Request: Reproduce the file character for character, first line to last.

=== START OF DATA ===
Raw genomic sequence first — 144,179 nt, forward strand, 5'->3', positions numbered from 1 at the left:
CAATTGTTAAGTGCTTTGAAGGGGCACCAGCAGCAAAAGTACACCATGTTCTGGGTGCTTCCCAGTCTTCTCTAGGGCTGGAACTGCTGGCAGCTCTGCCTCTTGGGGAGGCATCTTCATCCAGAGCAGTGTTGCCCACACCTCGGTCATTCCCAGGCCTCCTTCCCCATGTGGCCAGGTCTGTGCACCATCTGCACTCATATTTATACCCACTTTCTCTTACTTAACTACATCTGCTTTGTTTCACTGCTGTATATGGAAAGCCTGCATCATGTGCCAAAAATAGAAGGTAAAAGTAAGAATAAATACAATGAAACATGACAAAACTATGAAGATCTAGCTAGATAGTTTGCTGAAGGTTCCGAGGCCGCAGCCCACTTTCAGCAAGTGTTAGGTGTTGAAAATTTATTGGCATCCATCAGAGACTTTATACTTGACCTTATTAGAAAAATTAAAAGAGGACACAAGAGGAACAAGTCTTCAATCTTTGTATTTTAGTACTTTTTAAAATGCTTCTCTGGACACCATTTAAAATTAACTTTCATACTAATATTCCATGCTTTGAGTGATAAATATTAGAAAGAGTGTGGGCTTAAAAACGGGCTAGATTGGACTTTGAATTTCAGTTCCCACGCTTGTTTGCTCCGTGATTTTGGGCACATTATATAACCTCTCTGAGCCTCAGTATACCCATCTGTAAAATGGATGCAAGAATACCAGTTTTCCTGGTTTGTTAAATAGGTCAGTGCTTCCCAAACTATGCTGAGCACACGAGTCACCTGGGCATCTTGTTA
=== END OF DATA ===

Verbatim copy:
Raw genomic sequence first — 144,179 nt, forward strand, 5'->3', positions numbered from 1 at the left:
CAATTGTTAAGTGCTTTGAAGGGGCACCAGCAGCAAAAGTACACCATGTTCTGGGTGCTTCCCAGTCTTCTCTAGGGCTGGAACTGCTGGCAGCTCTGCCTCTTGGGGAGGCATCTTCATCCAGAGCAGTGTTGCCCACACCTCGGTCATTCCCAGGCCTCCTTCCCCATGTGGCCAGGTCTGTGCACCATCTGCACTCATATTTATACCCACTTTCTCTTACTTAACTACATCTGCTTTGTTTCACTGCTGTATATGGAAAGCCTGCATCATGTGCCAAAAATAGAAGGTAAAAGTAAGAATAAATACAATGAAACATGACAAAACTATGAAGATCTAGCTAGATAGTTTGCTGAAGGTTCCGAGGCCGCAGCCCACTTTCAGCAAGTGTTAGGTGTTGAAAATTTATTGGCATCCATCAGAGACTTTATACTTGACCTTATTAGAAAAATTAAAAGAGGACACAAGAGGAACAAGTCTTCAATCTTTGTATTTTAGTACTTTTTAAAATGCTTCTCTGGACACCATTTAAAATTAACTTTCATACTAATATTCCATGCTTTGAGTGATAAATATTAGAAAGAGTGTGGGCTTAAAAACGGGCTAGATTGGACTTTGAATTTCAGTTCCCACGCTTGTTTGCTCCGTGATTTTGGGCACATTATATAACCTCTCTGAGCCTCAGTATACCCATCTGTAAAATGGATGCAAGAATACCAGTTTTCCTGGTTTGTTAAATAGGTCAGTGCTTCCCAAACTATGCTGAGCACACGAGTCACCTGGGCATCTTGTTA